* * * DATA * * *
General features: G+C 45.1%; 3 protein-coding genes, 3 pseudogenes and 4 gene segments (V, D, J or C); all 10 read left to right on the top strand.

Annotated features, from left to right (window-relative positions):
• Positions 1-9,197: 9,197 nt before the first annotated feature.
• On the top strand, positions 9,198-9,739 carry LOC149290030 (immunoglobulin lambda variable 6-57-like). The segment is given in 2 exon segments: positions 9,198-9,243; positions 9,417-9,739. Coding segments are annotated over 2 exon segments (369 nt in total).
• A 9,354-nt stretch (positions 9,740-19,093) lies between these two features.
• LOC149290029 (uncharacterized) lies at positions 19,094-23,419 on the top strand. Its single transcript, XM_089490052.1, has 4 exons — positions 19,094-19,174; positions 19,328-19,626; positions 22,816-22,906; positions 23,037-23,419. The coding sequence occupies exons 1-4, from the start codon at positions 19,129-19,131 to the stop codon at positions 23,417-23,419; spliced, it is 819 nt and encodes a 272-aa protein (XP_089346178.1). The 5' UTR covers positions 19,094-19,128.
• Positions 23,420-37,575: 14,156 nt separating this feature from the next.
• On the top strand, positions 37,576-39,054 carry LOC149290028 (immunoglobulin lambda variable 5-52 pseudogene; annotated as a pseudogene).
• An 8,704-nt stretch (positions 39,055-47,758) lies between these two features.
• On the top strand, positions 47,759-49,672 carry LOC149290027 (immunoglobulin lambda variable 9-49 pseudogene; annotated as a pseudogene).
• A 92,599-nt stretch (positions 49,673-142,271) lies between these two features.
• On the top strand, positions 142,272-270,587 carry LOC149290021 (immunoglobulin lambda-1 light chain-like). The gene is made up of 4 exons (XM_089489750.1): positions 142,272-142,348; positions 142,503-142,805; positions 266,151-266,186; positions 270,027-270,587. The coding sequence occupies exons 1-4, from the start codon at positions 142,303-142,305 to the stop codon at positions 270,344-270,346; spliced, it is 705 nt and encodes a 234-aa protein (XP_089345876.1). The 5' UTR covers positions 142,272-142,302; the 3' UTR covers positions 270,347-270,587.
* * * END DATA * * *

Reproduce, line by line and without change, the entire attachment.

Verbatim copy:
General features: G+C 45.1%; 3 protein-coding genes, 3 pseudogenes and 4 gene segments (V, D, J or C); all 10 read left to right on the top strand.

Annotated features, from left to right (window-relative positions):
• Positions 1-9,197: 9,197 nt before the first annotated feature.
• On the top strand, positions 9,198-9,739 carry LOC149290030 (immunoglobulin lambda variable 6-57-like). The segment is given in 2 exon segments: positions 9,198-9,243; positions 9,417-9,739. Coding segments are annotated over 2 exon segments (369 nt in total).
• A 9,354-nt stretch (positions 9,740-19,093) lies between these two features.
• LOC149290029 (uncharacterized) lies at positions 19,094-23,419 on the top strand. Its single transcript, XM_089490052.1, has 4 exons — positions 19,094-19,174; positions 19,328-19,626; positions 22,816-22,906; positions 23,037-23,419. The coding sequence occupies exons 1-4, from the start codon at positions 19,129-19,131 to the stop codon at positions 23,417-23,419; spliced, it is 819 nt and encodes a 272-aa protein (XP_089346178.1). The 5' UTR covers positions 19,094-19,128.
• Positions 23,420-37,575: 14,156 nt separating this feature from the next.
• On the top strand, positions 37,576-39,054 carry LOC149290028 (immunoglobulin lambda variable 5-52 pseudogene; annotated as a pseudogene).
• An 8,704-nt stretch (positions 39,055-47,758) lies between these two features.
• On the top strand, positions 47,759-49,672 carry LOC149290027 (immunoglobulin lambda variable 9-49 pseudogene; annotated as a pseudogene).
• A 92,599-nt stretch (positions 49,673-142,271) lies between these two features.
• On the top strand, positions 142,272-270,587 carry LOC149290021 (immunoglobulin lambda-1 light chain-like). The gene is made up of 4 exons (XM_089489750.1): positions 142,272-142,348; positions 142,503-142,805; positions 266,151-266,186; positions 270,027-270,587. The coding sequence occupies exons 1-4, from the start codon at positions 142,303-142,305 to the stop codon at positions 270,344-270,346; spliced, it is 705 nt and encodes a 234-aa protein (XP_089345876.1). The 5' UTR covers positions 142,272-142,302; the 3' UTR covers positions 270,347-270,587.